by cheri block sabraw
Last weekend, we held a banquet for Joe’s 78th Birthday.
Banquets are a major motif in Ancient Greek literature, and in some Roman literature too, so hosting a dinner tailored for Joe seemed entirely in keeping with the spirit of the man.
In Greek times, when seafaring strangers anchored their ships out in the cove, and sent small boats of guests on shore to meet and greet the hosts, Greek tradition proscribed the following protocol:
Guests first showered.
Then, they were oiled and massaged.
Finally, they dressed and entered the hall for dinner.
They ate unabashedly, drank, and womanized.
They smoked, talked, rhapsodized about their journeys.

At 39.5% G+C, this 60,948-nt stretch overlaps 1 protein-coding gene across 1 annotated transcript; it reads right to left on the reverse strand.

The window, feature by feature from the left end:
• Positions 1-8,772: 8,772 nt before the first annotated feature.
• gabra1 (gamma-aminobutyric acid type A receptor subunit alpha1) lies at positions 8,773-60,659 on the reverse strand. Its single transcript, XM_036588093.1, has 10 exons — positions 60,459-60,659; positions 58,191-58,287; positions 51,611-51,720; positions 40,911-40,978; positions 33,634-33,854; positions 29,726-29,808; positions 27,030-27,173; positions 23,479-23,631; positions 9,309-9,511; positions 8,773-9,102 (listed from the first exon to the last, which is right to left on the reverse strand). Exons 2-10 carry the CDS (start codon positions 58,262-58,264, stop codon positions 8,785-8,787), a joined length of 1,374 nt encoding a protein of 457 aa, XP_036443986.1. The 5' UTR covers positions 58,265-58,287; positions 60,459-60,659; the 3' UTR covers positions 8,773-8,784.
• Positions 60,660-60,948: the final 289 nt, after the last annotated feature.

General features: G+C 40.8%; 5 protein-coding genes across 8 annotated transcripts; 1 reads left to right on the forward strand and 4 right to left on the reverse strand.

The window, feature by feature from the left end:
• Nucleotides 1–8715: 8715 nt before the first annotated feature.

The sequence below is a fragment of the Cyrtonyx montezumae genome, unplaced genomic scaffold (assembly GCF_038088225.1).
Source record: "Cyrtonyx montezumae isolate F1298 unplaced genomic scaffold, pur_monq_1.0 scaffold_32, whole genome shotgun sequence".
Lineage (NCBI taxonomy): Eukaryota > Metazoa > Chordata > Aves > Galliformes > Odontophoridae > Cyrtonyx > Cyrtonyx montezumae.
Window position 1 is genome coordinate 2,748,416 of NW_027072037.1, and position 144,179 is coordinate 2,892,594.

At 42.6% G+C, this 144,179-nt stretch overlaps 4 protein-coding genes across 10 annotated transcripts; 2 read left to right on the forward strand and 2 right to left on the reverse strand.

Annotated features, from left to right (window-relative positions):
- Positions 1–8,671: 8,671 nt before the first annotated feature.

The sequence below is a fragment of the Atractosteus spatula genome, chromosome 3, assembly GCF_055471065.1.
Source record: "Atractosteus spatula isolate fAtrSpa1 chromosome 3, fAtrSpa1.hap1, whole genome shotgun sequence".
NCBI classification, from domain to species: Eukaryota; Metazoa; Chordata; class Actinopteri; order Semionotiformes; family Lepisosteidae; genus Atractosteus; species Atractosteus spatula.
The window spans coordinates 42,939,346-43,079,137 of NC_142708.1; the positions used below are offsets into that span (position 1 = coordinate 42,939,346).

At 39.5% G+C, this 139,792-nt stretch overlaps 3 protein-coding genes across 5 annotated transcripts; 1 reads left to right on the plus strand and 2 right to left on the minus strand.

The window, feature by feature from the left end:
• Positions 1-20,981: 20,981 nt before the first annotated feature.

After all that, the host asked the guests who they were.
At that point, the stories began, stories of long arduous journeys in which the crews tangled with loose women, monsters, and the elements—wind, fire, water.
Sometimes the hosts did not fit into the above model.
When Odysseus and his crew land at the island of the Cyclops, the Cyclops Polyphemus eats some of the men for dinner instead of serving them crackers and cheese with lamb pate. The Cyclops, uncivilized creatures with no law, no decorum, and certainly no concerns about hosting a dinner, provide a foil for the ideal Greek banquet.
In the Ancient Greek world, banquets afforded opportunities for the following:
- Devotion to the Gods
- Giving of gifts
Joe is Sicilian. He is not shy. He ordered his banquet: Cornish game hens, wild rice, steamed broccoli, fresh Dungeness crab, olives, and for dessert–tapioca pudding.
The cook delivered.
A banquet for six people.
No oiling, massaging, carousing.
Just philosophic conversation from the master.
After dinner, King Alcinous served port.
Joe predicted the future.